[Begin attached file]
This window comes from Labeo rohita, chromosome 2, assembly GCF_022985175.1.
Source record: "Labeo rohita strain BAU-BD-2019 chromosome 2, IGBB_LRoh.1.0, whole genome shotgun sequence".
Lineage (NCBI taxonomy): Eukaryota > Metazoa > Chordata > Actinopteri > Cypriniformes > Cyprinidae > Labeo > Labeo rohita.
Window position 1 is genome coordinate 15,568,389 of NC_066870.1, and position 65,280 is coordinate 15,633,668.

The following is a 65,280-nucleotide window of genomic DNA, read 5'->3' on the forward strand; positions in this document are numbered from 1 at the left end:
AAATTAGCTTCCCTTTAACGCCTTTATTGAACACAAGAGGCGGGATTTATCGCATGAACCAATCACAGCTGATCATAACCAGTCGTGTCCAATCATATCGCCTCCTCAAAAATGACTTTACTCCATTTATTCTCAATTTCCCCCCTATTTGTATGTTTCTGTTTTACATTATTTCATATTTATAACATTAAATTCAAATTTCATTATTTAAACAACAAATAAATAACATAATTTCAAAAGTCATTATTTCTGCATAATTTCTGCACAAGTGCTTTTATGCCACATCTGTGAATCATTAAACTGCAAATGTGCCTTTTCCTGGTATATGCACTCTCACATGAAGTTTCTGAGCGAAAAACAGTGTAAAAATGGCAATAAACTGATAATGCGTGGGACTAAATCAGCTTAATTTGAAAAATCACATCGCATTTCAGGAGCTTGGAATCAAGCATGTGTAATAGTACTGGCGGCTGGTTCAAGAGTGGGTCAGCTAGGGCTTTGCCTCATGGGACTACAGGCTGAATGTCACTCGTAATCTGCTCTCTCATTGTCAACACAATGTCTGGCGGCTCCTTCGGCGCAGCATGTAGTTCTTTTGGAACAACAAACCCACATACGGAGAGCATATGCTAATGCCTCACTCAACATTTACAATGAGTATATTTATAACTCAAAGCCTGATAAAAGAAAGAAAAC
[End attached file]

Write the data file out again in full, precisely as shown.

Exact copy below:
This window comes from Labeo rohita, chromosome 2, assembly GCF_022985175.1.
Source record: "Labeo rohita strain BAU-BD-2019 chromosome 2, IGBB_LRoh.1.0, whole genome shotgun sequence".
Lineage (NCBI taxonomy): Eukaryota > Metazoa > Chordata > Actinopteri > Cypriniformes > Cyprinidae > Labeo > Labeo rohita.
Window position 1 is genome coordinate 15,568,389 of NC_066870.1, and position 65,280 is coordinate 15,633,668.

The following is a 65,280-nucleotide window of genomic DNA, read 5'->3' on the forward strand; positions in this document are numbered from 1 at the left end:
AAATTAGCTTCCCTTTAACGCCTTTATTGAACACAAGAGGCGGGATTTATCGCATGAACCAATCACAGCTGATCATAACCAGTCGTGTCCAATCATATCGCCTCCTCAAAAATGACTTTACTCCATTTATTCTCAATTTCCCCCCTATTTGTATGTTTCTGTTTTACATTATTTCATATTTATAACATTAAATTCAAATTTCATTATTTAAACAACAAATAAATAACATAATTTCAAAAGTCATTATTTCTGCATAATTTCTGCACAAGTGCTTTTATGCCACATCTGTGAATCATTAAACTGCAAATGTGCCTTTTCCTGGTATATGCACTCTCACATGAAGTTTCTGAGCGAAAAACAGTGTAAAAATGGCAATAAACTGATAATGCGTGGGACTAAATCAGCTTAATTTGAAAAATCACATCGCATTTCAGGAGCTTGGAATCAAGCATGTGTAATAGTACTGGCGGCTGGTTCAAGAGTGGGTCAGCTAGGGCTTTGCCTCATGGGACTACAGGCTGAATGTCACTCGTAATCTGCTCTCTCATTGTCAACACAATGTCTGGCGGCTCCTTCGGCGCAGCATGTAGTTCTTTTGGAACAACAAACCCACATACGGAGAGCATATGCTAATGCCTCACTCAACATTTACAATGAGTATATTTATAACTCAAAGCCTGATAAAAGAAAGAAAAC